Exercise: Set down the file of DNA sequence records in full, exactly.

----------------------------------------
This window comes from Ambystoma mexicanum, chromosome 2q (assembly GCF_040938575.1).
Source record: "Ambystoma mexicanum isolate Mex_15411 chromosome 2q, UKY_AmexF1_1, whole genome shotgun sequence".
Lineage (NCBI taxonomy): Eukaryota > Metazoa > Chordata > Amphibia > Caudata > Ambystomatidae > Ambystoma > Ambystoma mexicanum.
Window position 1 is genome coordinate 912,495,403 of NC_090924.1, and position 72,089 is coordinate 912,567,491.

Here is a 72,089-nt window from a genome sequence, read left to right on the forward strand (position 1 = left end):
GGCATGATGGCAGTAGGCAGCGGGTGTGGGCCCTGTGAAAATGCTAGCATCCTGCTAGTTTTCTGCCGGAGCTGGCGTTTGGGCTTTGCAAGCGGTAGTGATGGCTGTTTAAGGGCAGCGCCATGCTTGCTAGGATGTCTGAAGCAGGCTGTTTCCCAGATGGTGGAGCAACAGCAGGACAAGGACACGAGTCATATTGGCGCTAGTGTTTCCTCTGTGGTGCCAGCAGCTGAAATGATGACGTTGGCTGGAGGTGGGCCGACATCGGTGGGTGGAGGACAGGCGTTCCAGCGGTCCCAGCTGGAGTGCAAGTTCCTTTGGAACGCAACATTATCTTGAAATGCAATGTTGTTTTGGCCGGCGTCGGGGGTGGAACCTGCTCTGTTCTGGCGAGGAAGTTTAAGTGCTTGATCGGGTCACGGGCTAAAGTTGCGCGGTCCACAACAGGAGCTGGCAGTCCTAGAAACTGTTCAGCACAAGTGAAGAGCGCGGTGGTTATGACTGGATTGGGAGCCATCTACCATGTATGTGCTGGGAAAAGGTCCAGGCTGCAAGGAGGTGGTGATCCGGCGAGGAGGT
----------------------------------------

This window comes from Ambystoma mexicanum, chromosome 2q (assembly GCF_040938575.1).
Source record: "Ambystoma mexicanum isolate Mex_15411 chromosome 2q, UKY_AmexF1_1, whole genome shotgun sequence".
Lineage (NCBI taxonomy): Eukaryota > Metazoa > Chordata > Amphibia > Caudata > Ambystomatidae > Ambystoma > Ambystoma mexicanum.
Window position 1 is genome coordinate 912,495,403 of NC_090924.1, and position 72,089 is coordinate 912,567,491.

Here is a 72,089-nt window from a genome sequence, read left to right on the forward strand (position 1 = left end):
GGCATGATGGCAGTAGGCAGCGGGTGTGGGCCCTGTGAAAATGCTAGCATCCTGCTAGTTTTCTGCCGGAGCTGGCGTTTGGGCTTTGCAAGCGGTAGTGATGGCTGTTTAAGGGCAGCGCCATGCTTGCTAGGATGTCTGAAGCAGGCTGTTTCCCAGATGGTGGAGCAACAGCAGGACAAGGACACGAGTCATATTGGCGCTAGTGTTTCCTCTGTGGTGCCAGCAGCTGAAATGATGACGTTGGCTGGAGGTGGGCCGACATCGGTGGGTGGAGGACAGGCGTTCCAGCGGTCCCAGCTGGAGTGCAAGTTCCTTTGGAACGCAACATTATCTTGAAATGCAATGTTGTTTTGGCCGGCGTCGGGGGTGGAACCTGCTCTGTTCTGGCGAGGAAGTTTAAGTGCTTGATCGGGTCACGGGCTAAAGTTGCGCGGTCCACAACAGGAGCTGGCAGTCCTAGAAACTGTTCAGCACAAGTGAAGAGCGCGGTGGTTATGACTGGATTGGGAGCCATCTACCATGTATGTGCTGGGAAAAGGTCCAGGCTGCAAGGAGGTGGTGATCCGGCGAGGAGGT